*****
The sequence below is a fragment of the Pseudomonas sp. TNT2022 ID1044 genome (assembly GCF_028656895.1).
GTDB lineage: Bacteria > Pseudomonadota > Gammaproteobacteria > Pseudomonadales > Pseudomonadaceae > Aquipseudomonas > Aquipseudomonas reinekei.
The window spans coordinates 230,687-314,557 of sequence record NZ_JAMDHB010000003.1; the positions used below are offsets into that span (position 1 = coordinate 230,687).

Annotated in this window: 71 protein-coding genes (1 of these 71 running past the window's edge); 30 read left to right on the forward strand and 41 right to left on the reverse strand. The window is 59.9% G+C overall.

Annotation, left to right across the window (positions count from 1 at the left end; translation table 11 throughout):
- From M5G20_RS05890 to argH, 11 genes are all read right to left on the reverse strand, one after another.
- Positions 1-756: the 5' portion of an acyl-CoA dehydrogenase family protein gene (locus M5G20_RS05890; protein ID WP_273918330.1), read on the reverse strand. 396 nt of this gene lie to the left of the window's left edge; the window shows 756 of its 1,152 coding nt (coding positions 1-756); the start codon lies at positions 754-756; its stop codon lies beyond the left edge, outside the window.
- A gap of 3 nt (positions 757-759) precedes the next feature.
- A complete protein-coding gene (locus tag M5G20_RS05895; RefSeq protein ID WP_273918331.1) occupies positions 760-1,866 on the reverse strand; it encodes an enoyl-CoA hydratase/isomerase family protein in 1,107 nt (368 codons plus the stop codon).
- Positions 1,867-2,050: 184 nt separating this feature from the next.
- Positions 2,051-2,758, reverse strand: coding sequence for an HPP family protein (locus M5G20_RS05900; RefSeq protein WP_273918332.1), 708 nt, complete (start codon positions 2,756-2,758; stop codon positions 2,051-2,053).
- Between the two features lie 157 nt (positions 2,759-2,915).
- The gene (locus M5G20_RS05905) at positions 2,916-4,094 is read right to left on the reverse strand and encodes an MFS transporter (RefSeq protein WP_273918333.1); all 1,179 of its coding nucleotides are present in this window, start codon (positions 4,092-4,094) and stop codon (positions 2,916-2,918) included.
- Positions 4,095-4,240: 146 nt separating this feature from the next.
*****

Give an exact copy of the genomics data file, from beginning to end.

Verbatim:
The sequence below is a fragment of the Pseudomonas sp. TNT2022 ID1044 genome (assembly GCF_028656895.1).
GTDB lineage: Bacteria > Pseudomonadota > Gammaproteobacteria > Pseudomonadales > Pseudomonadaceae > Aquipseudomonas > Aquipseudomonas reinekei.
The window spans coordinates 230,687-314,557 of sequence record NZ_JAMDHB010000003.1; the positions used below are offsets into that span (position 1 = coordinate 230,687).

Annotated in this window: 71 protein-coding genes (1 of these 71 running past the window's edge); 30 read left to right on the forward strand and 41 right to left on the reverse strand. The window is 59.9% G+C overall.

Annotation, left to right across the window (positions count from 1 at the left end; translation table 11 throughout):
- From M5G20_RS05890 to argH, 11 genes are all read right to left on the reverse strand, one after another.
- Positions 1-756: the 5' portion of an acyl-CoA dehydrogenase family protein gene (locus M5G20_RS05890; protein ID WP_273918330.1), read on the reverse strand. 396 nt of this gene lie to the left of the window's left edge; the window shows 756 of its 1,152 coding nt (coding positions 1-756); the start codon lies at positions 754-756; its stop codon lies beyond the left edge, outside the window.
- A gap of 3 nt (positions 757-759) precedes the next feature.
- A complete protein-coding gene (locus tag M5G20_RS05895; RefSeq protein ID WP_273918331.1) occupies positions 760-1,866 on the reverse strand; it encodes an enoyl-CoA hydratase/isomerase family protein in 1,107 nt (368 codons plus the stop codon).
- Positions 1,867-2,050: 184 nt separating this feature from the next.
- Positions 2,051-2,758, reverse strand: coding sequence for an HPP family protein (locus M5G20_RS05900; RefSeq protein WP_273918332.1), 708 nt, complete (start codon positions 2,756-2,758; stop codon positions 2,051-2,053).
- Between the two features lie 157 nt (positions 2,759-2,915).
- The gene (locus M5G20_RS05905) at positions 2,916-4,094 is read right to left on the reverse strand and encodes an MFS transporter (RefSeq protein WP_273918333.1); all 1,179 of its coding nucleotides are present in this window, start codon (positions 4,092-4,094) and stop codon (positions 2,916-2,918) included.
- Positions 4,095-4,240: 146 nt separating this feature from the next.